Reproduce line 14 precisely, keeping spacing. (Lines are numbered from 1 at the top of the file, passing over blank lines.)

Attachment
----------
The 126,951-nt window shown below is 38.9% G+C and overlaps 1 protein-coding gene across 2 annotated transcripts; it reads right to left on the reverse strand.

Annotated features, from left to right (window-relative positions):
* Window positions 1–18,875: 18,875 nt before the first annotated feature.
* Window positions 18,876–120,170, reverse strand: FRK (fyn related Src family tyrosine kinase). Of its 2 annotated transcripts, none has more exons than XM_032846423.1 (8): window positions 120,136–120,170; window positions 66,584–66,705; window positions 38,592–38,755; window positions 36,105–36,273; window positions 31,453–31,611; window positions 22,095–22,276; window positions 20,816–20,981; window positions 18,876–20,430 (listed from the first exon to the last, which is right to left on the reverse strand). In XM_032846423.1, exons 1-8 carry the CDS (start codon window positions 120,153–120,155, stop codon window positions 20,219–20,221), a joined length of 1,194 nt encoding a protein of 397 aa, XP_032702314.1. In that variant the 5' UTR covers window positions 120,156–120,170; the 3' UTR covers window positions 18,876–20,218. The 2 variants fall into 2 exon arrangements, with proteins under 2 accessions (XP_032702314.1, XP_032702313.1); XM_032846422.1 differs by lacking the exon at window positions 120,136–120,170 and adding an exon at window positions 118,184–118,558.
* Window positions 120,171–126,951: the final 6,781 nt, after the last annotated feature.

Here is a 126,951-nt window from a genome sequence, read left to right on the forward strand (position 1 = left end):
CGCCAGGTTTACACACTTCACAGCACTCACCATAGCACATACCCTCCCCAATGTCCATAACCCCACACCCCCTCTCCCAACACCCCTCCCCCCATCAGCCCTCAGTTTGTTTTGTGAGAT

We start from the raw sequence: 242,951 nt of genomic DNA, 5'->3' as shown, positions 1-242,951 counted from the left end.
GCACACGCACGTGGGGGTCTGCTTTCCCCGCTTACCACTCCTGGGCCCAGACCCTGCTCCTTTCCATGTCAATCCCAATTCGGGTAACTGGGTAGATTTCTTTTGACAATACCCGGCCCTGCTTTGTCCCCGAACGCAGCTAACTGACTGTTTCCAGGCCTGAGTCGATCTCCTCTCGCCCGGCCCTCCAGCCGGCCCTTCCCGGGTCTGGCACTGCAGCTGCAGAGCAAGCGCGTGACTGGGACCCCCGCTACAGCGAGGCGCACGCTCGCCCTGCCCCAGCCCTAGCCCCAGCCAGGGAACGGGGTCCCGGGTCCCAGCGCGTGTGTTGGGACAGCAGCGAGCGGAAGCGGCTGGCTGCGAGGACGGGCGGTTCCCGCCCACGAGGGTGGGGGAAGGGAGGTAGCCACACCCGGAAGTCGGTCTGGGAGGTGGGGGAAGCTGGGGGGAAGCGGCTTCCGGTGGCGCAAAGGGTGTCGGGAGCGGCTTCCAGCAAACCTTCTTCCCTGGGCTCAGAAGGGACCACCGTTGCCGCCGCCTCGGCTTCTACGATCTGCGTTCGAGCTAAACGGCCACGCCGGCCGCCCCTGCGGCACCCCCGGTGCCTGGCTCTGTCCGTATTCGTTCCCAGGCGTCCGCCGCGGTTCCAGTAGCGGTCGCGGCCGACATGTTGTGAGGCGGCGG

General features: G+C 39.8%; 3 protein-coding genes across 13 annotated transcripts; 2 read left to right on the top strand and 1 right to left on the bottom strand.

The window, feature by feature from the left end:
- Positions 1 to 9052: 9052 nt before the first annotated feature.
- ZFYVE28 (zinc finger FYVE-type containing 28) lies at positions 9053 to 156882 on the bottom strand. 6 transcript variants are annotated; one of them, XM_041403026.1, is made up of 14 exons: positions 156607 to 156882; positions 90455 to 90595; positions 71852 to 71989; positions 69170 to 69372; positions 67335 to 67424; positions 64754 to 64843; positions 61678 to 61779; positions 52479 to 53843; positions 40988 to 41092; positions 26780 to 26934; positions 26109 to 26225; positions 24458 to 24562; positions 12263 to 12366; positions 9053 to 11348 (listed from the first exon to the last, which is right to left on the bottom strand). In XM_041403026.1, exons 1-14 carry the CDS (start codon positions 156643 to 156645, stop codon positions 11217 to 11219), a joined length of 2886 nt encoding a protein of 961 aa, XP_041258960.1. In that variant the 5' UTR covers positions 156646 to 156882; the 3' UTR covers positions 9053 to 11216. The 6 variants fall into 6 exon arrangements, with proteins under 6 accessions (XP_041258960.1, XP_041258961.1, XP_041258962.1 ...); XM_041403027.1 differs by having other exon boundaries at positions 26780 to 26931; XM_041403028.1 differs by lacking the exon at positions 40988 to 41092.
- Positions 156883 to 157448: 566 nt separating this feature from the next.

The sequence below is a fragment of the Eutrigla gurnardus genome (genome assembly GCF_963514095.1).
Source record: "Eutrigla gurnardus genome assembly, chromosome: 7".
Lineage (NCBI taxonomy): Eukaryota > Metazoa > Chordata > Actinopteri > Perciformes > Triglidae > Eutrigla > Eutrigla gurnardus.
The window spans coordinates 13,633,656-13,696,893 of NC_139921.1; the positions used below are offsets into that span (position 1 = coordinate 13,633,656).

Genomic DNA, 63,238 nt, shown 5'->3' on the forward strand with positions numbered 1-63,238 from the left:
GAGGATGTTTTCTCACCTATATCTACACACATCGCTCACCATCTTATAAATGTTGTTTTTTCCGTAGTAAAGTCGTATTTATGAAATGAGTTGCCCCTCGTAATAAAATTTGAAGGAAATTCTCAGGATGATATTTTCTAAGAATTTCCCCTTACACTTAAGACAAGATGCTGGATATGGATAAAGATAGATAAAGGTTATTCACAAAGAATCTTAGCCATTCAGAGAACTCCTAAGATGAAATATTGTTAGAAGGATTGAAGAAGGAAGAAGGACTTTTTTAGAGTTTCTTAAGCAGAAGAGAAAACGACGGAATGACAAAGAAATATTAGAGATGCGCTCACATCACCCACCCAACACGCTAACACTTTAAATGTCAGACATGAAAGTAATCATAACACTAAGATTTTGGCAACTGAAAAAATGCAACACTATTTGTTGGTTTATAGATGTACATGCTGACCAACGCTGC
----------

- Positions 156883 to 157448: 566 nt separating this feature from the next.